Future Traveller Tribes 2030 | Building a More Rewarding Journey
Amadeus and Frost & Sullivan offer practical advice for airlines seeking to better understand, prepare for, and cater to emerging traveller segments.
Future Traveller Tribes 2030: Building a more rewarding journey, outlines how airlines and their complementary service providers can better serve traveller needs in the future through effective merchandising strategies, in a world where travellers are defined not by their demographic segment, but by their purchasing behaviours and motivations.
In this paper Frost & Sullivan builds on this important work to answer an equally critical question ‘how will purchasing habits evolve?’ and how can the airline industry respond to these emerging traveller behaviours to build a more rewarding and connected traveller journey, from ‘inspiring to arriving?’
The paper outlines how the traveller journey itself will change by 2030, thanks to more effective use of traveller data, new technologies and a widening range of sales channels. In the future, airlines and other travel providers will need to create ‘purchasing experiences’ that cater to the unique needs of tomorrow’s travellers.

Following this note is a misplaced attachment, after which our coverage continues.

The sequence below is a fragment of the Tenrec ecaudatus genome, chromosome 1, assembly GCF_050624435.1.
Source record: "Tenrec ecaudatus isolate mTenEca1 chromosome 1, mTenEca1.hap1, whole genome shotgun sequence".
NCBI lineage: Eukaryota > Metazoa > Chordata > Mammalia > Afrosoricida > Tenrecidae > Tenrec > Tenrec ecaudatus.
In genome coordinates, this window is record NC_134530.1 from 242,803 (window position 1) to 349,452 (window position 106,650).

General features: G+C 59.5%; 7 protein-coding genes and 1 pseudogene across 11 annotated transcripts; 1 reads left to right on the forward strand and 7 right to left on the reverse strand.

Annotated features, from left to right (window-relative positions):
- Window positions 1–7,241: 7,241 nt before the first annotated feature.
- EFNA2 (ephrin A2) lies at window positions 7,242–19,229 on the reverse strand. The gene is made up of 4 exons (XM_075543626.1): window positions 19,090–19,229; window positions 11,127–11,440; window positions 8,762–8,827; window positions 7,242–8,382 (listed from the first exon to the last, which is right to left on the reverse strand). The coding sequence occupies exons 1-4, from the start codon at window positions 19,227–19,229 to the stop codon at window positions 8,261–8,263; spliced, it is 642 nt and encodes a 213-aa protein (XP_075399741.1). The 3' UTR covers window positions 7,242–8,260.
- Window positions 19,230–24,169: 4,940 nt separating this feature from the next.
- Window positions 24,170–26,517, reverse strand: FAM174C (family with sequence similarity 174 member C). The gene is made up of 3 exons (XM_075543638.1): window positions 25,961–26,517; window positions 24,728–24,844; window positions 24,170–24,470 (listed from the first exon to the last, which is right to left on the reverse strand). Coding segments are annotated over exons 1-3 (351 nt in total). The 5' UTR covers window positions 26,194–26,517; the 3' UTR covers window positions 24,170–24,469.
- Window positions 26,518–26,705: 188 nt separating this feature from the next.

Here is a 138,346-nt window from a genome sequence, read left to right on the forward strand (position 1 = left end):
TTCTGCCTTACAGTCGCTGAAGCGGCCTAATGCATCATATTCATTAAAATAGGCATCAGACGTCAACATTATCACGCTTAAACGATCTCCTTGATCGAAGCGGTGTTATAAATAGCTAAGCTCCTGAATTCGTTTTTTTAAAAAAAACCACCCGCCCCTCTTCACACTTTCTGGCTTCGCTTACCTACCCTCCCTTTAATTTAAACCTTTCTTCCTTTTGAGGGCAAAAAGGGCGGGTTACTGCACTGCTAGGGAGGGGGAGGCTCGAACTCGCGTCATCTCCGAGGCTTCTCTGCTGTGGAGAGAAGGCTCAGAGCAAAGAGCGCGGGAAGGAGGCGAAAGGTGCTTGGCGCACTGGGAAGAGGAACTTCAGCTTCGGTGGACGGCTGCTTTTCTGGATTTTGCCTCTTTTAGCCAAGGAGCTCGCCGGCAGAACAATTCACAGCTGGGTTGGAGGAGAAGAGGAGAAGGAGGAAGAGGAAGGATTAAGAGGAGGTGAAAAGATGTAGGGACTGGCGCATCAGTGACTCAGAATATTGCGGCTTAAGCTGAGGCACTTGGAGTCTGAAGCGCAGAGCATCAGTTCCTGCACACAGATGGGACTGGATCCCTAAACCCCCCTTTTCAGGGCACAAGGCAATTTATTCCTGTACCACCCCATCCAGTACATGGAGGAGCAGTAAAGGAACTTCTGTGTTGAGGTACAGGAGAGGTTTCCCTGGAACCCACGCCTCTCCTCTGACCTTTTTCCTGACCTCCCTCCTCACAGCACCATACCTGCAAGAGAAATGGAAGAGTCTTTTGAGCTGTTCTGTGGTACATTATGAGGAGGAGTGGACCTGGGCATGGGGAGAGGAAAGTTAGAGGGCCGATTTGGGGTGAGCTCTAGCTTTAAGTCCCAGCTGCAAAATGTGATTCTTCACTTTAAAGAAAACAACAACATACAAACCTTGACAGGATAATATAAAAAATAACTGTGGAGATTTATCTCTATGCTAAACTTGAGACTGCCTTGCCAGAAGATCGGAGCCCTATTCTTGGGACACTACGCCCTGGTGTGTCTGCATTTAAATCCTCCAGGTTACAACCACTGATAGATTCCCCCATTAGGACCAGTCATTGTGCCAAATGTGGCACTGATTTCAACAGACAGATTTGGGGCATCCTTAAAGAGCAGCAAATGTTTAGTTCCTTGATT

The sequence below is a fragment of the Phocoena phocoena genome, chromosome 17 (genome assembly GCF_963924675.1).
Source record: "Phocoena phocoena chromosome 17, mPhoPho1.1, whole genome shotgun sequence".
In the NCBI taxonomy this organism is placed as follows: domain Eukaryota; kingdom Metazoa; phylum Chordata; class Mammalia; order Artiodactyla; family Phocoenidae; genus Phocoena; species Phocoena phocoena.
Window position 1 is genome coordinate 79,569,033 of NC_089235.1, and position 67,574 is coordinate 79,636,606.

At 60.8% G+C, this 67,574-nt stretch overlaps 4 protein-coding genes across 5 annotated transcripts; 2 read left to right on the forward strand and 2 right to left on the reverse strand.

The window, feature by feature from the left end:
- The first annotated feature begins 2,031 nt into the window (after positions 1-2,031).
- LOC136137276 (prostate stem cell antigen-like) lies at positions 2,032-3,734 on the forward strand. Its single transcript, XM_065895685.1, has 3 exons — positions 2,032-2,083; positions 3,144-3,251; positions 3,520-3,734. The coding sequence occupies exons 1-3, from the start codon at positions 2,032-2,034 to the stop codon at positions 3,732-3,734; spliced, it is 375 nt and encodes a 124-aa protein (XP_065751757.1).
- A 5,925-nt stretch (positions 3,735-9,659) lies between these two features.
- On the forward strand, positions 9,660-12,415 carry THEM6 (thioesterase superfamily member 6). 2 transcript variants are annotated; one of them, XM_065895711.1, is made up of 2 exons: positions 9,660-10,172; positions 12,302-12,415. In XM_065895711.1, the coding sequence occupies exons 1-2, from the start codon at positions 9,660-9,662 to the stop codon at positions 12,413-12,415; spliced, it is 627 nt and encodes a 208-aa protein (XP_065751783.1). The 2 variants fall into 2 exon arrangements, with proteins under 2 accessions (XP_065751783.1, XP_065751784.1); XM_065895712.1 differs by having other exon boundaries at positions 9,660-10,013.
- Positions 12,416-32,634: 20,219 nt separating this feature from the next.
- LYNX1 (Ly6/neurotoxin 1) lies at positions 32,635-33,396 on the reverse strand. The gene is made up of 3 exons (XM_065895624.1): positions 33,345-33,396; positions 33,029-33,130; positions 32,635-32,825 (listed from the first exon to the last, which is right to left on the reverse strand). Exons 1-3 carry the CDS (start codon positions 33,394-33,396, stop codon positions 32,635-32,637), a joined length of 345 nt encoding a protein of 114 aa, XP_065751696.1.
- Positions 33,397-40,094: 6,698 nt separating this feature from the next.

Personalised bundles of products and services, perpetual touch points between the travel provider and traveller, and frictionless purchasing will characterise the traveller experience of the future. New sales channels will emerge, and can be divided into ‘inspiration’ channels (smartphone, tablet, virtual reality headset), which offer more immersive experiences and will be used as discovery tools; versus ‘information’ channels (smartwatch, augmented reality glasses and service robots), which will focus on short-form content and purchasing.
With these developments, data will become the most important resource available to an airline, giving the competitive advantage to those that can most effectively collect and use it. The report outlines how new technologies and techniques for collecting and using data will drive ever-greater personalisation of the travel experience.
Of course even though the paper is aimed squarely at the airline traveller journey, the findings will still be useful for players within the broader global travel ecosystem. For example, the research highlights essential areas for greater collaboration with travel management intermediaries and suppliers to deliver a more rewarding journey for both the traveller and the industry. Indeed, whether you are considering questions such as ‘what level of personalisation should we offer?’ or ‘how can we improve the purchasing experience?’ this paper provides a comprehensive framework to support your strategic planning.